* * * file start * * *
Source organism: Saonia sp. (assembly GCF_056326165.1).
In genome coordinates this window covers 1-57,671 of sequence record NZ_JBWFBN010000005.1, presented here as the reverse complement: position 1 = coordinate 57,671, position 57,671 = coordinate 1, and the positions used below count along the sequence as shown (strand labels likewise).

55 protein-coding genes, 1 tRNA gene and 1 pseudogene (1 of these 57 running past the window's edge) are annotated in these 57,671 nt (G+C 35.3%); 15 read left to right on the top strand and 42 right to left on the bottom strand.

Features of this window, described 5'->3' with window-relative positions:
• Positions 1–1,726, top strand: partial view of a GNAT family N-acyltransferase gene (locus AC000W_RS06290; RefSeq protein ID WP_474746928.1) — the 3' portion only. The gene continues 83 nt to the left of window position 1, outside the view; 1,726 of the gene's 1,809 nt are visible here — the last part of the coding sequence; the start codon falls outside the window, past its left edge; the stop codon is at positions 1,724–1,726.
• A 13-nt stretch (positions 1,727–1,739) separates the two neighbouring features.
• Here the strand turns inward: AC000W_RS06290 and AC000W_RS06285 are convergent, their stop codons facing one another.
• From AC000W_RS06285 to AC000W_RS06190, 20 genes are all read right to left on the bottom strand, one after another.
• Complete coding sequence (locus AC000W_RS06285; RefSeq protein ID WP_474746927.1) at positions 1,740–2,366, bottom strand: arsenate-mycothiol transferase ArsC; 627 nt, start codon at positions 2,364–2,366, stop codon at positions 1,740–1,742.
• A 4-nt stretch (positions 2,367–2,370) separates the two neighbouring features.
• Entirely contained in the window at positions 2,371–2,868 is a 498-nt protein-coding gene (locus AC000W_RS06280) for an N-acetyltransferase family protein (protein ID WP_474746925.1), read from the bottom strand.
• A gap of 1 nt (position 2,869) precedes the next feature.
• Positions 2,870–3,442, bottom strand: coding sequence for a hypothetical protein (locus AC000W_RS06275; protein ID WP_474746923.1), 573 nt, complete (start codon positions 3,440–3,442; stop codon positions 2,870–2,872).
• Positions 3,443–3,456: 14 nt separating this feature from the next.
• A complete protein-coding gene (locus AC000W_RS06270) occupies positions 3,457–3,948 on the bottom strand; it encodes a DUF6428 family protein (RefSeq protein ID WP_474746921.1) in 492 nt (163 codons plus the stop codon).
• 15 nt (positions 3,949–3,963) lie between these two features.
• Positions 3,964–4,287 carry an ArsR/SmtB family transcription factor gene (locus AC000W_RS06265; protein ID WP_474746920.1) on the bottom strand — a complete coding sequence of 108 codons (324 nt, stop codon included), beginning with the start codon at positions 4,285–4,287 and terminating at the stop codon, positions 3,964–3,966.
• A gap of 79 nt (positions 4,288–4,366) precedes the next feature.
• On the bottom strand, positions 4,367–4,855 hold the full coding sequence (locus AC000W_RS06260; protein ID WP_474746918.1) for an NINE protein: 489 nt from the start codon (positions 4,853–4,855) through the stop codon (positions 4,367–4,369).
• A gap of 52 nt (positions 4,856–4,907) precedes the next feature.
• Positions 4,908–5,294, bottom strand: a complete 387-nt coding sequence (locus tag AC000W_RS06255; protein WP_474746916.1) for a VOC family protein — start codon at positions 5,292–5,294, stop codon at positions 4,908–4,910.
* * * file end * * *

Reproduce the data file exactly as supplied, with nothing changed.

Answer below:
Source organism: Saonia sp. (assembly GCF_056326165.1).
In genome coordinates this window covers 1-57,671 of sequence record NZ_JBWFBN010000005.1, presented here as the reverse complement: position 1 = coordinate 57,671, position 57,671 = coordinate 1, and the positions used below count along the sequence as shown (strand labels likewise).

55 protein-coding genes, 1 tRNA gene and 1 pseudogene (1 of these 57 running past the window's edge) are annotated in these 57,671 nt (G+C 35.3%); 15 read left to right on the top strand and 42 right to left on the bottom strand.

Features of this window, described 5'->3' with window-relative positions:
• Positions 1–1,726, top strand: partial view of a GNAT family N-acyltransferase gene (locus AC000W_RS06290; RefSeq protein ID WP_474746928.1) — the 3' portion only. The gene continues 83 nt to the left of window position 1, outside the view; 1,726 of the gene's 1,809 nt are visible here — the last part of the coding sequence; the start codon falls outside the window, past its left edge; the stop codon is at positions 1,724–1,726.
• A 13-nt stretch (positions 1,727–1,739) separates the two neighbouring features.
• Here the strand turns inward: AC000W_RS06290 and AC000W_RS06285 are convergent, their stop codons facing one another.
• From AC000W_RS06285 to AC000W_RS06190, 20 genes are all read right to left on the bottom strand, one after another.
• Complete coding sequence (locus AC000W_RS06285; RefSeq protein ID WP_474746927.1) at positions 1,740–2,366, bottom strand: arsenate-mycothiol transferase ArsC; 627 nt, start codon at positions 2,364–2,366, stop codon at positions 1,740–1,742.
• A 4-nt stretch (positions 2,367–2,370) separates the two neighbouring features.
• Entirely contained in the window at positions 2,371–2,868 is a 498-nt protein-coding gene (locus AC000W_RS06280) for an N-acetyltransferase family protein (protein ID WP_474746925.1), read from the bottom strand.
• A gap of 1 nt (position 2,869) precedes the next feature.
• Positions 2,870–3,442, bottom strand: coding sequence for a hypothetical protein (locus AC000W_RS06275; protein ID WP_474746923.1), 573 nt, complete (start codon positions 3,440–3,442; stop codon positions 2,870–2,872).
• Positions 3,443–3,456: 14 nt separating this feature from the next.
• A complete protein-coding gene (locus AC000W_RS06270) occupies positions 3,457–3,948 on the bottom strand; it encodes a DUF6428 family protein (RefSeq protein ID WP_474746921.1) in 492 nt (163 codons plus the stop codon).
• 15 nt (positions 3,949–3,963) lie between these two features.
• Positions 3,964–4,287 carry an ArsR/SmtB family transcription factor gene (locus AC000W_RS06265; protein ID WP_474746920.1) on the bottom strand — a complete coding sequence of 108 codons (324 nt, stop codon included), beginning with the start codon at positions 4,285–4,287 and terminating at the stop codon, positions 3,964–3,966.
• A gap of 79 nt (positions 4,288–4,366) precedes the next feature.
• On the bottom strand, positions 4,367–4,855 hold the full coding sequence (locus AC000W_RS06260; protein ID WP_474746918.1) for an NINE protein: 489 nt from the start codon (positions 4,853–4,855) through the stop codon (positions 4,367–4,369).
• A gap of 52 nt (positions 4,856–4,907) precedes the next feature.
• Positions 4,908–5,294, bottom strand: a complete 387-nt coding sequence (locus tag AC000W_RS06255; protein WP_474746916.1) for a VOC family protein — start codon at positions 5,292–5,294, stop codon at positions 4,908–4,910.